HS2 benefits to extend across rail network – Network Rail study

Posted: 6 August 2013 | | No comments yet

Over 100 towns and cities on Britain’s existing railway lines could benefit from quicker, more frequent journeys and better connections…

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Over 100 towns and cities on Britain’s existing railway lines could benefit from quicker, more frequent journeys and better connections when HS2 phase two is complete, according to a new report published today by Network Rail.

The report on released capacity, ‘Better connections: options for the integration of High Speed 2’, sets out initial proposals for how HS2 could be integrated into the national rail network once the second phase connecting Birmingham with Leeds and Manchester is complete.

It considers three broad approaches to how the capacity released by HS2 could be used in advance of more detailed assessments of the benefits:

(i) ‘Do minimum’ approach – this would keep train services on existing lines broadly the same, offering reduced crowding and increased choice for passengers between high-speed and conventional long-distance services at certain locations;

(ii) ‘Incremental’ approach – this seeks to replace long distance services on the existing network which are replicated by those provided by HS2, allowing the capacity to be used for improved inter-urban connectivity and/or additional commuting capacity;

iii) ‘Integrated connectivity’ approach – a more radical concept which would see all future rail services planned in a ‘hub and spoke’ model to complement and work in conjunction with HS2.

Paul Plummer, Network Rail group strategy director, said: “HS2 provides an opportunity to fundamentally reshape our railway in a way that incremental improvements simply cannot deliver. It is a chance to stop playing catch-up on capacity and instead look at how the rail network could deliver a step-change improvement towards key national goals – economic growth, reduced carbon emissions and an improved quality of life for communities and individual passengers.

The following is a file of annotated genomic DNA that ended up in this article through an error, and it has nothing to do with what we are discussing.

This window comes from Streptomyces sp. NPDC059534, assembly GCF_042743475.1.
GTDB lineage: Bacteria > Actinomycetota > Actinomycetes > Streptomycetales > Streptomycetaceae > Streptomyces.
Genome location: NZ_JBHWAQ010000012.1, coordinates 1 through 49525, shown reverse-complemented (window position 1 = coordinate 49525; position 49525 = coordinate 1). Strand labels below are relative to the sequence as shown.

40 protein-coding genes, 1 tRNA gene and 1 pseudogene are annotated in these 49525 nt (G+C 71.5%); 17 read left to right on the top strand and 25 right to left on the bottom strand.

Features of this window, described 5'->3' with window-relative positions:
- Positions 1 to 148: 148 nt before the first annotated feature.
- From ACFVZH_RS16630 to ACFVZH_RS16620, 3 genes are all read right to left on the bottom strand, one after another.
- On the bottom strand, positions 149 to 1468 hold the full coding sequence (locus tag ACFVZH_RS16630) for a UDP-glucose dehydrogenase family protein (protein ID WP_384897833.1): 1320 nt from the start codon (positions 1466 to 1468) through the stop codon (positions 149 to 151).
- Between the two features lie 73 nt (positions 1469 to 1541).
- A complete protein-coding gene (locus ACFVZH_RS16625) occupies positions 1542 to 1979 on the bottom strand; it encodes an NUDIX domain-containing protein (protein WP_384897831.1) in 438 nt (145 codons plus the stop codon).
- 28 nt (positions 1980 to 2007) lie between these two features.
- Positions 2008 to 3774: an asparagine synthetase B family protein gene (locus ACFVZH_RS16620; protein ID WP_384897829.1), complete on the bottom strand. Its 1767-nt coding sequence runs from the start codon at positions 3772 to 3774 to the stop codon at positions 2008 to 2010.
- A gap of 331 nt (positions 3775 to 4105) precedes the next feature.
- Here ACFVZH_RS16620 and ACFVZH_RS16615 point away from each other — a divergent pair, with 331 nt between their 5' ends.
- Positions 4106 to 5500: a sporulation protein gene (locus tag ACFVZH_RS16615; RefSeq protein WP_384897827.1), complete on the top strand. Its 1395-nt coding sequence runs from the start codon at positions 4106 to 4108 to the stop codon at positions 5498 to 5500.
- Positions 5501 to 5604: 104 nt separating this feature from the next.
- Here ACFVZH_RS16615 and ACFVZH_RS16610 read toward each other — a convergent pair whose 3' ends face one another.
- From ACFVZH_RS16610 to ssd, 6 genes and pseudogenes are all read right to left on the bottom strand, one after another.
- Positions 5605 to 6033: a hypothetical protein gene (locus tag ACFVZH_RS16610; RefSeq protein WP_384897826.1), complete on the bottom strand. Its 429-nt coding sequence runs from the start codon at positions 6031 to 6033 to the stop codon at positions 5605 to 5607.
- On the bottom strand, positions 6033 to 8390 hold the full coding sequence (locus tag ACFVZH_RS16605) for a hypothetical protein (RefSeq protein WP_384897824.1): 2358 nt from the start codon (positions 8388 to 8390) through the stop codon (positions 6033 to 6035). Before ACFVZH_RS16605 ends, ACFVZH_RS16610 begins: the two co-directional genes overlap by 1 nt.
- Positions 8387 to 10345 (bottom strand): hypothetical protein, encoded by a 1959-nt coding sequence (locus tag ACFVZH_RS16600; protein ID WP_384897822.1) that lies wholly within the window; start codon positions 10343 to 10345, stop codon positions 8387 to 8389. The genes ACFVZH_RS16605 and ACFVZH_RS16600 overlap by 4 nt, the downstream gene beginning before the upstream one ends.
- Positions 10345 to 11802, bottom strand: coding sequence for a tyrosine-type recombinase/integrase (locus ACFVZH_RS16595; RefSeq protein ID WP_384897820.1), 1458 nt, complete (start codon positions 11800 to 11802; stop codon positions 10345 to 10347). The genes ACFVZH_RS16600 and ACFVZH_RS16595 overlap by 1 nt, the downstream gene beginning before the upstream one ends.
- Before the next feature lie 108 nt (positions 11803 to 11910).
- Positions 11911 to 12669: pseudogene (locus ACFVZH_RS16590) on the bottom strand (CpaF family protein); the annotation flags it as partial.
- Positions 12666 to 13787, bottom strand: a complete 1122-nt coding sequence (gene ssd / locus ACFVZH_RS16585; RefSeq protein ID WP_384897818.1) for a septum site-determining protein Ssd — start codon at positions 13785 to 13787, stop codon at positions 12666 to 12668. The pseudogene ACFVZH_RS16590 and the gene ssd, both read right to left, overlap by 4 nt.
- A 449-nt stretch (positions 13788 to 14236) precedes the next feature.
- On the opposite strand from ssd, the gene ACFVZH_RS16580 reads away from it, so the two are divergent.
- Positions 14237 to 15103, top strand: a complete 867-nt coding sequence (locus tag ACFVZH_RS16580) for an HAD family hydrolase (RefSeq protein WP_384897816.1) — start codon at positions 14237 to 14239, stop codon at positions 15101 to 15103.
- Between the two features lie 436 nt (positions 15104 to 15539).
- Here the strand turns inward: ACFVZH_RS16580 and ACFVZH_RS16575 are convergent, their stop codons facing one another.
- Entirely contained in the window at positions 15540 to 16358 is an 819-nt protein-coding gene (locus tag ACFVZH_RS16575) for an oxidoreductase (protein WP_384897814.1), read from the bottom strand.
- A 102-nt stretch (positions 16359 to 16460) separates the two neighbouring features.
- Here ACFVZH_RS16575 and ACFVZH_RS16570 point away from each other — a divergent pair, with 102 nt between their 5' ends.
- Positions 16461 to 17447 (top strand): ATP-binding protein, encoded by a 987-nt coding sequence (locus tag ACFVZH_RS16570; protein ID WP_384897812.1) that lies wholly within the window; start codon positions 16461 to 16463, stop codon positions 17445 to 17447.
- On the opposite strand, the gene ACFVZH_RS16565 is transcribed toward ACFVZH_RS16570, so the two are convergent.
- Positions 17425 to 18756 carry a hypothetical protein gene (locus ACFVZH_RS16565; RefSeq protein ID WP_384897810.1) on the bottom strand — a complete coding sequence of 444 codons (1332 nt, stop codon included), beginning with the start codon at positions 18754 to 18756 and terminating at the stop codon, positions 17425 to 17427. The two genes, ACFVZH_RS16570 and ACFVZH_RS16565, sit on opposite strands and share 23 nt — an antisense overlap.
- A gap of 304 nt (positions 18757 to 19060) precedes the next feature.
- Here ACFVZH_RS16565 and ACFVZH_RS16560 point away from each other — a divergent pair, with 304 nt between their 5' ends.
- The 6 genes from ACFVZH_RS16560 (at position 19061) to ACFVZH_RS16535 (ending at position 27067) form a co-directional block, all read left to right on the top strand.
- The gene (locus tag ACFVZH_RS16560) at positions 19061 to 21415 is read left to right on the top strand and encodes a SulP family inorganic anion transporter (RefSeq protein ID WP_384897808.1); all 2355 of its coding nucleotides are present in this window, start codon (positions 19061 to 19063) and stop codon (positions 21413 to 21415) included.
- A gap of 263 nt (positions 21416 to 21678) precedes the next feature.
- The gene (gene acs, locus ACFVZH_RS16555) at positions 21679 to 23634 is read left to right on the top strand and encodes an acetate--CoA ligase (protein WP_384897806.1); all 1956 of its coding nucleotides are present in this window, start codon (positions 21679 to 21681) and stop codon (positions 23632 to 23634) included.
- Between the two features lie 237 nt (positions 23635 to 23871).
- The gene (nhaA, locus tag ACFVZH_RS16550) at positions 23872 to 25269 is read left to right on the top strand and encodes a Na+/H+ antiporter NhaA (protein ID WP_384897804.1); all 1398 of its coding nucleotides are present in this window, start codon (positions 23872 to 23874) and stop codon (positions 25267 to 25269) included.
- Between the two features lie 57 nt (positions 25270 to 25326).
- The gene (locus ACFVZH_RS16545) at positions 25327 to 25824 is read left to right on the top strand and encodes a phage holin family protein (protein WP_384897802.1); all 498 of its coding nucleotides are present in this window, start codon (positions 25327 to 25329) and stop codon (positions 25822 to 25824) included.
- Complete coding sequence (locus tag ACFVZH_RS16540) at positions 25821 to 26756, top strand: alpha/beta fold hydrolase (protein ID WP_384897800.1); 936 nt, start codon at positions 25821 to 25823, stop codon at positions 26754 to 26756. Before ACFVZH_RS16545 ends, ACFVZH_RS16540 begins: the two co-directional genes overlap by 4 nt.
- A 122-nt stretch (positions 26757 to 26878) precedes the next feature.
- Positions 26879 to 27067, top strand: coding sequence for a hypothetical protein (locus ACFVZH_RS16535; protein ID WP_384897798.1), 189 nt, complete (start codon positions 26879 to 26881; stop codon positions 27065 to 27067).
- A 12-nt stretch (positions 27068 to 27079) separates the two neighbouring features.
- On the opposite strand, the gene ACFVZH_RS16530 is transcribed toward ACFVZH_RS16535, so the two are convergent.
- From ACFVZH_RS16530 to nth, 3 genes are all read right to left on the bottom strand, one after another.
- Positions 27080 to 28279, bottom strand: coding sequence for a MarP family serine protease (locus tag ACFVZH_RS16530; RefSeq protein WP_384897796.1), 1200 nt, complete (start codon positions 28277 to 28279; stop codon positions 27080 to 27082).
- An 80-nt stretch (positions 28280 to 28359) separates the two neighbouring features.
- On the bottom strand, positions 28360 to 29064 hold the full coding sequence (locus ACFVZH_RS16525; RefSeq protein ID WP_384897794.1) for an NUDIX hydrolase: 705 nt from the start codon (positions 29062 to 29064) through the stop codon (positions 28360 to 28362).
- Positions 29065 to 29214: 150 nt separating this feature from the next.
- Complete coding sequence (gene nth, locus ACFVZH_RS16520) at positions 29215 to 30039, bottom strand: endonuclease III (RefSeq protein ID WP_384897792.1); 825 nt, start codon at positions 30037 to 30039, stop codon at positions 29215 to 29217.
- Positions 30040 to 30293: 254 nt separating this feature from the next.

“This study is part of a wider programme that looks at how the high speed and existing lines might work together as a single network. We will continue to work with local authorities and other stakeholders to understand how we can make best use of HS2 and welcome feedback on this initial study in advance of more detailed assessments of the benefits.”

Network Rail held a series of workshops with stakeholders to make sure that the report took into account local aspirations for connectivity and journey opportunities as well as plans for local and regional development. The workshops were attended by representatives of local authorities, passenger transport executives and chambers of commerce and were extremely valuable in determining priorities for future rail services.

The approach found to offer the greatest potential benefits was the integrated connectivity, or ‘hub and spoke’, option. This would see long distance services principally provided by HS2, with services on the existing network set up in a feeder pattern to provide frequent and reliable connectivity between surrounding areas and the ‘hub’ stations. It was felt by all stakeholders that this approach could create new opportunities to improve inter-regional, commuter and freight services and promote a shift in journeys from road to rail.

An incremental approach was also found to deliver significant improvements for passengers on the East Coast, Midland and West Coast main lines, with up to 100 stations on routes between London, the Midlands, the north west and the north east and Scotland potentially benefitting from faster and more frequent services offering new and better connections.

The ‘Better connections’ report complements an initial study published by Network Rail and Passenger Focus in January 2012 which looked at how capacity released from HS2 Phase One, between London and Birmingham, could be best used to meet passengers’ priorities.

This study found that one of the biggest groups to benefit would be commuters travelling between Northampton, Milton Keynes, Watford Junction and London Euston, where the worst overcrowding on the West Coast Main Line is forecast in the coming years as demand for rail continues to grow.

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